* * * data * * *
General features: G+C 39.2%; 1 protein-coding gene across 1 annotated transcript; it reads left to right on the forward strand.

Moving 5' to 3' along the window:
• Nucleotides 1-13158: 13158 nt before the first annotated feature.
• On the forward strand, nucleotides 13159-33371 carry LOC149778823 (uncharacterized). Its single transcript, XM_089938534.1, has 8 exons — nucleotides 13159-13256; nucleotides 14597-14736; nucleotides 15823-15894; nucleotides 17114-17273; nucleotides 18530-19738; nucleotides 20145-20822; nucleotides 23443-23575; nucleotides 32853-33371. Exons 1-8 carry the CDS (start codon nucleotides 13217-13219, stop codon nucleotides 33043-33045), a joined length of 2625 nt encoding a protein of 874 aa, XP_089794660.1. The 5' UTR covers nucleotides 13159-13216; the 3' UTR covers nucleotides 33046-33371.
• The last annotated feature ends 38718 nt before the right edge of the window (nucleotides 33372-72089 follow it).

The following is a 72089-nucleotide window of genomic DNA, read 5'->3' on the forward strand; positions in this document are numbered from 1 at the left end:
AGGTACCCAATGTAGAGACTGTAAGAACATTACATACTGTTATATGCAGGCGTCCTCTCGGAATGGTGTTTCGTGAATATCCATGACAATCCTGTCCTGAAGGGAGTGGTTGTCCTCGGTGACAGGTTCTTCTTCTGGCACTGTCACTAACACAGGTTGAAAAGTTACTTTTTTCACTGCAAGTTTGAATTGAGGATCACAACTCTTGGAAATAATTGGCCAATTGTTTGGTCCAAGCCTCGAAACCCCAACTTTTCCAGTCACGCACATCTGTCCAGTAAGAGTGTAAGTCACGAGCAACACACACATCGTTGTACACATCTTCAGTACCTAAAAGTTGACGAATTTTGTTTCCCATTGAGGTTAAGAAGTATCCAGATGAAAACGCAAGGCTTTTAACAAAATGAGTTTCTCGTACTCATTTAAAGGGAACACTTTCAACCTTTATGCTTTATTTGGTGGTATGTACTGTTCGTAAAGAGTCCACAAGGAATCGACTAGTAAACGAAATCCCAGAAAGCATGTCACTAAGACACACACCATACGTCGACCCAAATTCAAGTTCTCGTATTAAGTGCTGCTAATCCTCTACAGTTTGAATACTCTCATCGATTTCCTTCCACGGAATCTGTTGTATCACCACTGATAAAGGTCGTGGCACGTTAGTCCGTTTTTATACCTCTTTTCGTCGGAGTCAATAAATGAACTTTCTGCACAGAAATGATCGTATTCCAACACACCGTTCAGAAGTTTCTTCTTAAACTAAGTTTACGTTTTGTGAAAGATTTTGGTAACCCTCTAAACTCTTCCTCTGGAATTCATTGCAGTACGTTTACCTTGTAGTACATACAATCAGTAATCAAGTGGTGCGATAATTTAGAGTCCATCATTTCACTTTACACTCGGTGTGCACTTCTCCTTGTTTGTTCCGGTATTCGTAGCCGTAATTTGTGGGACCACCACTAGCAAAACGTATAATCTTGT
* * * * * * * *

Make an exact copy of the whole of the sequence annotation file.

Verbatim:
General features: G+C 39.2%; 1 protein-coding gene across 1 annotated transcript; it reads left to right on the forward strand.

Moving 5' to 3' along the window:
• Nucleotides 1-13158: 13158 nt before the first annotated feature.
• On the forward strand, nucleotides 13159-33371 carry LOC149778823 (uncharacterized). Its single transcript, XM_089938534.1, has 8 exons — nucleotides 13159-13256; nucleotides 14597-14736; nucleotides 15823-15894; nucleotides 17114-17273; nucleotides 18530-19738; nucleotides 20145-20822; nucleotides 23443-23575; nucleotides 32853-33371. Exons 1-8 carry the CDS (start codon nucleotides 13217-13219, stop codon nucleotides 33043-33045), a joined length of 2625 nt encoding a protein of 874 aa, XP_089794660.1. The 5' UTR covers nucleotides 13159-13216; the 3' UTR covers nucleotides 33046-33371.
• The last annotated feature ends 38718 nt before the right edge of the window (nucleotides 33372-72089 follow it).

The following is a 72089-nucleotide window of genomic DNA, read 5'->3' on the forward strand; positions in this document are numbered from 1 at the left end:
AGGTACCCAATGTAGAGACTGTAAGAACATTACATACTGTTATATGCAGGCGTCCTCTCGGAATGGTGTTTCGTGAATATCCATGACAATCCTGTCCTGAAGGGAGTGGTTGTCCTCGGTGACAGGTTCTTCTTCTGGCACTGTCACTAACACAGGTTGAAAAGTTACTTTTTTCACTGCAAGTTTGAATTGAGGATCACAACTCTTGGAAATAATTGGCCAATTGTTTGGTCCAAGCCTCGAAACCCCAACTTTTCCAGTCACGCACATCTGTCCAGTAAGAGTGTAAGTCACGAGCAACACACACATCGTTGTACACATCTTCAGTACCTAAAAGTTGACGAATTTTGTTTCCCATTGAGGTTAAGAAGTATCCAGATGAAAACGCAAGGCTTTTAACAAAATGAGTTTCTCGTACTCATTTAAAGGGAACACTTTCAACCTTTATGCTTTATTTGGTGGTATGTACTGTTCGTAAAGAGTCCACAAGGAATCGACTAGTAAACGAAATCCCAGAAAGCATGTCACTAAGACACACACCATACGTCGACCCAAATTCAAGTTCTCGTATTAAGTGCTGCTAATCCTCTACAGTTTGAATACTCTCATCGATTTCCTTCCACGGAATCTGTTGTATCACCACTGATAAAGGTCGTGGCACGTTAGTCCGTTTTTATACCTCTTTTCGTCGGAGTCAATAAATGAACTTTCTGCACAGAAATGATCGTATTCCAACACACCGTTCAGAAGTTTCTTCTTAAACTAAGTTTACGTTTTGTGAAAGATTTTGGTAACCCTCTAAACTCTTCCTCTGGAATTCATTGCAGTACGTTTACCTTGTAGTACATACAATCAGTAATCAAGTGGTGCGATAATTTAGAGTCCATCATTTCACTTTACACTCGGTGTGCACTTCTCCTTGTTTGTTCCGGTATTCGTAGCCGTAATTTGTGGGACCACCACTAGCAAAACGTATAATCTTGT